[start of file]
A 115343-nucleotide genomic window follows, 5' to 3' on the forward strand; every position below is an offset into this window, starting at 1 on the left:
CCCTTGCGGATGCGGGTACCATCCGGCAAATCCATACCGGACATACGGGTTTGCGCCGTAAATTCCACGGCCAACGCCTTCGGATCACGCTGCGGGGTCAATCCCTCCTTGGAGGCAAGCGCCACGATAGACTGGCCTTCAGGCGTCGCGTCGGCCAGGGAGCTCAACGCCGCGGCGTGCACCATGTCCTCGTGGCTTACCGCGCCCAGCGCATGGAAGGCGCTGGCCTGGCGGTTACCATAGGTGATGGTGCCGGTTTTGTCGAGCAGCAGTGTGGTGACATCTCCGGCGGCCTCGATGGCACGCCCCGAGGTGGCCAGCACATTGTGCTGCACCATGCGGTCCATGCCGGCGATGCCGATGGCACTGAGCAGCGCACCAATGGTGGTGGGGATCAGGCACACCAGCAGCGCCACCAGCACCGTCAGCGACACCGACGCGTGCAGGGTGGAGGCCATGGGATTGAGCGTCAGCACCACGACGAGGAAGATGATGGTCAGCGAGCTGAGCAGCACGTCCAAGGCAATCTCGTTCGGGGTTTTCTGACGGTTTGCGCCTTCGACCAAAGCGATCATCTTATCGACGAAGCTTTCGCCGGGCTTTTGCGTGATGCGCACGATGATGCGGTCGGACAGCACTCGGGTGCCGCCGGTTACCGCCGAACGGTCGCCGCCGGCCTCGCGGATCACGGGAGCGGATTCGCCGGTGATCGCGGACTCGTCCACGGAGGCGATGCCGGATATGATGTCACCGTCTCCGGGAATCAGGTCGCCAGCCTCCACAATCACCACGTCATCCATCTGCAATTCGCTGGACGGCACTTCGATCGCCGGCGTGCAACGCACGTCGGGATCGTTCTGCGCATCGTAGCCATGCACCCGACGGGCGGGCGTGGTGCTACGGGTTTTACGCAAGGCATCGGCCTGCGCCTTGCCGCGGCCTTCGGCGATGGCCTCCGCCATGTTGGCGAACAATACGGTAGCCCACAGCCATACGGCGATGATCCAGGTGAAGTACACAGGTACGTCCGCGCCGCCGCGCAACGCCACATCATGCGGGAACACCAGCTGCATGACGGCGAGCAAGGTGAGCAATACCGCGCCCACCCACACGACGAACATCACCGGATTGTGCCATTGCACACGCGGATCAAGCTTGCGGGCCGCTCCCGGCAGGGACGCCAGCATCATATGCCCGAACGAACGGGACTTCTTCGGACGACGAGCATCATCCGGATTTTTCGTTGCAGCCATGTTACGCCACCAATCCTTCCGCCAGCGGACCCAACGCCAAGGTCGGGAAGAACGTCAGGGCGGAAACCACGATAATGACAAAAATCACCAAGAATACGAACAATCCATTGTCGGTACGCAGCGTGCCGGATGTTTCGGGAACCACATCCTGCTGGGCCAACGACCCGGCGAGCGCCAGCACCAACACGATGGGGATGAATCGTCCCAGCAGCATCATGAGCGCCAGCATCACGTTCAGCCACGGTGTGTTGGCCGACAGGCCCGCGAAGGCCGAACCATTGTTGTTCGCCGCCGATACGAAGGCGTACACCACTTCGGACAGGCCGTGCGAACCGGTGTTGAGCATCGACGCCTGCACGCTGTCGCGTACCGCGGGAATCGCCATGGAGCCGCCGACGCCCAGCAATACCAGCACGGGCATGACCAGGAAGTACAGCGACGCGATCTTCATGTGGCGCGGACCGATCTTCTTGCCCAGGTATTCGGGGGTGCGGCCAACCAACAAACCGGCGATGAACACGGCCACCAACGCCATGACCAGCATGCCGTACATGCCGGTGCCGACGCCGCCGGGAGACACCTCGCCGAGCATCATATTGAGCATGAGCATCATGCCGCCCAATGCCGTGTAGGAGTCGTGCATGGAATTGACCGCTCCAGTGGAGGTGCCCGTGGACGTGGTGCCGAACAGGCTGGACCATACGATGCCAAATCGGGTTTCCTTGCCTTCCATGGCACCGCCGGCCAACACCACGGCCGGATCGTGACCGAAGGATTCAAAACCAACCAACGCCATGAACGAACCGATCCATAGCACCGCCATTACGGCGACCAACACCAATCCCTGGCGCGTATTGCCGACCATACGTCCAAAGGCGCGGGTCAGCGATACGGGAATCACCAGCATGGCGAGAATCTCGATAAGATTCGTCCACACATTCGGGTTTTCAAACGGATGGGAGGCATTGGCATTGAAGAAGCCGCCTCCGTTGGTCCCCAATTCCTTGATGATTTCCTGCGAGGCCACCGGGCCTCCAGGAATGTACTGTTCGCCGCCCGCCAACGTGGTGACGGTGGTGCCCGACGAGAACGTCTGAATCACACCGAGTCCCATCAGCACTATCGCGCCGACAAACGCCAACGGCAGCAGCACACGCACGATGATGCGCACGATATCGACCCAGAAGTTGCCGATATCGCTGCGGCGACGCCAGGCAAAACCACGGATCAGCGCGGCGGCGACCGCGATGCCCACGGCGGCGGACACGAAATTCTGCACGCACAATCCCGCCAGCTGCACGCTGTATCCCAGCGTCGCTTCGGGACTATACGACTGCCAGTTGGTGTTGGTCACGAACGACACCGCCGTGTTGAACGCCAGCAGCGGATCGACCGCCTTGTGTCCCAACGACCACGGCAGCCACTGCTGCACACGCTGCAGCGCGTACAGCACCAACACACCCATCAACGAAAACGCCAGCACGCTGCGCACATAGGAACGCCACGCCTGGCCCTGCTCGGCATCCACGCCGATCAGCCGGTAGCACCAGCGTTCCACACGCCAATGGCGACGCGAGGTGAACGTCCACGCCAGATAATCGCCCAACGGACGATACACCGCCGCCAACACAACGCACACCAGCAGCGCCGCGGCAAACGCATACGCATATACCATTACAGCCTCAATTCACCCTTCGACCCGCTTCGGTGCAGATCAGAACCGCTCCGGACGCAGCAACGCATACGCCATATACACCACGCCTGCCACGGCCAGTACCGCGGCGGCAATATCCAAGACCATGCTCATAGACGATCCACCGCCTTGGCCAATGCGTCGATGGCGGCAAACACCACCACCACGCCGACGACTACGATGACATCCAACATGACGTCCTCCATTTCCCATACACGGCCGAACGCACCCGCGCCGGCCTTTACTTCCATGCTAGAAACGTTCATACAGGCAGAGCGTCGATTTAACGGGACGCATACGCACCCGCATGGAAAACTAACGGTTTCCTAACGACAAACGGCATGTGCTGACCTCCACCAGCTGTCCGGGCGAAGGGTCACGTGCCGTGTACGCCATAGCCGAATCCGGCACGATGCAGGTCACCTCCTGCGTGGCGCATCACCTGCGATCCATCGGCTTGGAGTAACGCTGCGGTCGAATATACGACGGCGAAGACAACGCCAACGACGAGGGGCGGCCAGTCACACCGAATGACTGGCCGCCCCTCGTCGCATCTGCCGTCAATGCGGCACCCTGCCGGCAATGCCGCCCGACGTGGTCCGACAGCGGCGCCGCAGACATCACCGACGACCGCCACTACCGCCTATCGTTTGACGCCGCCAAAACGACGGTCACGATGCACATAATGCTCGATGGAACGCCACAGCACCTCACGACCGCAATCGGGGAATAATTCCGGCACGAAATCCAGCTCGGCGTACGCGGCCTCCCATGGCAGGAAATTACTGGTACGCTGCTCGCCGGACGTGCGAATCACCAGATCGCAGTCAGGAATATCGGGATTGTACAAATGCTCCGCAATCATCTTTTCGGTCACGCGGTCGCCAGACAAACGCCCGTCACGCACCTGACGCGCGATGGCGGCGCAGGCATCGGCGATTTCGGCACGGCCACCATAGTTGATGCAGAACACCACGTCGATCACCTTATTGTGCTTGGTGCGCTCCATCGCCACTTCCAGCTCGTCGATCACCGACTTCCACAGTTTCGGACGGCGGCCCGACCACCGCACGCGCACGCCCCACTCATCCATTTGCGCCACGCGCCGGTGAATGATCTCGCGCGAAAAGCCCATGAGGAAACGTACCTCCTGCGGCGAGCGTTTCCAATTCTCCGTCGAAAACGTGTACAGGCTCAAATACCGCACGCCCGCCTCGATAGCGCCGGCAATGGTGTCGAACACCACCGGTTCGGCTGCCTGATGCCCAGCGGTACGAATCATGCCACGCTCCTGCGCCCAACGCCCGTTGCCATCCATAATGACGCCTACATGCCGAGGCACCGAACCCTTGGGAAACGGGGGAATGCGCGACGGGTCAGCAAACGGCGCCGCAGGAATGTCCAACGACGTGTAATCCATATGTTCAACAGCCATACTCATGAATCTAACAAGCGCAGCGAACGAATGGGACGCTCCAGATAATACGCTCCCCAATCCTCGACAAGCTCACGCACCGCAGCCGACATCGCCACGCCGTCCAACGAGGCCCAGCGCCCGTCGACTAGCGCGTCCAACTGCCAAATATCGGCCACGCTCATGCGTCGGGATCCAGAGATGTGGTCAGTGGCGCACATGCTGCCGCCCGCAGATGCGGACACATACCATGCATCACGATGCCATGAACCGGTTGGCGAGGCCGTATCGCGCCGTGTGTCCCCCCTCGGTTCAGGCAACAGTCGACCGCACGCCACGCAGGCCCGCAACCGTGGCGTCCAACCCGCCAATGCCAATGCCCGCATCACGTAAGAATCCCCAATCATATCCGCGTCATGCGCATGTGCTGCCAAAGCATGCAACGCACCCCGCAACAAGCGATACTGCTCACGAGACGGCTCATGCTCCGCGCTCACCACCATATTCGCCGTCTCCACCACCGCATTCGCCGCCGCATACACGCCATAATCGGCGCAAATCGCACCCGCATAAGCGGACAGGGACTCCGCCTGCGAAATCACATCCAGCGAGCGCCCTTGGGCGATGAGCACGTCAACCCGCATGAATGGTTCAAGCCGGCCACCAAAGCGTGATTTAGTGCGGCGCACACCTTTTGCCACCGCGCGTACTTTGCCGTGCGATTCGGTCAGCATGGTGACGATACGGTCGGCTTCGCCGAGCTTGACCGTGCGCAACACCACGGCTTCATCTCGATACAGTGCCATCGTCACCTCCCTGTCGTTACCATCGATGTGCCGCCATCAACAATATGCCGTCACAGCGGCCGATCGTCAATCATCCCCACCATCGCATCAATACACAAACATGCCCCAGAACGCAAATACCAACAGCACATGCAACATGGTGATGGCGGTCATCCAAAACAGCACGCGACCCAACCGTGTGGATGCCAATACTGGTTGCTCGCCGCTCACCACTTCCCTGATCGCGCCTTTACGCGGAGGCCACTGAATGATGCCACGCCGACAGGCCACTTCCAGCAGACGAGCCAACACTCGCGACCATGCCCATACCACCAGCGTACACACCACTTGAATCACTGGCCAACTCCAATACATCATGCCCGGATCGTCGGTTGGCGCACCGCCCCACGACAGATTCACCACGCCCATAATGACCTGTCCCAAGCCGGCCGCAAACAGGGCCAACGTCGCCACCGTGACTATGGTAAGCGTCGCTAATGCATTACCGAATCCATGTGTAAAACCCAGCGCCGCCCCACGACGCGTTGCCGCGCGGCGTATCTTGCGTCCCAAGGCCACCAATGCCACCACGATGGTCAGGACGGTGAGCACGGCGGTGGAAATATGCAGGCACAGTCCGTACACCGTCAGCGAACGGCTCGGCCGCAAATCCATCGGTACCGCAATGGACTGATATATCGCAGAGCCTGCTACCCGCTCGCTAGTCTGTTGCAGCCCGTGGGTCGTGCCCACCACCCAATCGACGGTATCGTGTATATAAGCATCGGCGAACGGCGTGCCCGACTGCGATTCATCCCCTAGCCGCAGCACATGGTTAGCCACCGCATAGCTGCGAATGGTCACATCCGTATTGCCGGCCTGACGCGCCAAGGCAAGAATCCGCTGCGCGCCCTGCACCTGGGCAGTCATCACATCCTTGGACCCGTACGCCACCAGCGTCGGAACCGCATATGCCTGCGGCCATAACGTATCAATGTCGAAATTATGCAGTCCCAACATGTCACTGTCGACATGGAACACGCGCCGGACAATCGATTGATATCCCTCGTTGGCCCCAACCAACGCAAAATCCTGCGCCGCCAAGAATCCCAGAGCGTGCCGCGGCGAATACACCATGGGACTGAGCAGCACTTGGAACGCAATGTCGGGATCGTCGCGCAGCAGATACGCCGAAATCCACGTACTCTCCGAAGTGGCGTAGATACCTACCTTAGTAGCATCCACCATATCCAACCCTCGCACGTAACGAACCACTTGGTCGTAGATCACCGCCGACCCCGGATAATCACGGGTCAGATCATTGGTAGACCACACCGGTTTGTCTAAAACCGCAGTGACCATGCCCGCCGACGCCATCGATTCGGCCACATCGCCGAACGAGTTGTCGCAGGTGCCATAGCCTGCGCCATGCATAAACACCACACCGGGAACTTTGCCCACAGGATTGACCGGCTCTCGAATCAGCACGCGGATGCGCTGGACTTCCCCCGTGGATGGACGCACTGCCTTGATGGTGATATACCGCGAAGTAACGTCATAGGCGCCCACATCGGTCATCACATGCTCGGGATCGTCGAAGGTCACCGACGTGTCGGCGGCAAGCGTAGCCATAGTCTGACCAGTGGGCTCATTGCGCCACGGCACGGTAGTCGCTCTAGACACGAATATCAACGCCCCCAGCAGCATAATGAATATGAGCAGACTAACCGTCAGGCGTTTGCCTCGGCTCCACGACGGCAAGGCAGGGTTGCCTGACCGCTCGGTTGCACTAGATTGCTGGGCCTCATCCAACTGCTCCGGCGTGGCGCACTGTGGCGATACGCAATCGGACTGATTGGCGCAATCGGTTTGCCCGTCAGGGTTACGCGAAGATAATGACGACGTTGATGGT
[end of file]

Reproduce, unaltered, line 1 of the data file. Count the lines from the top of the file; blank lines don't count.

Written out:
A 115343-nucleotide genomic window follows, 5' to 3' on the forward strand; every position below is an offset into this window, starting at 1 on the left: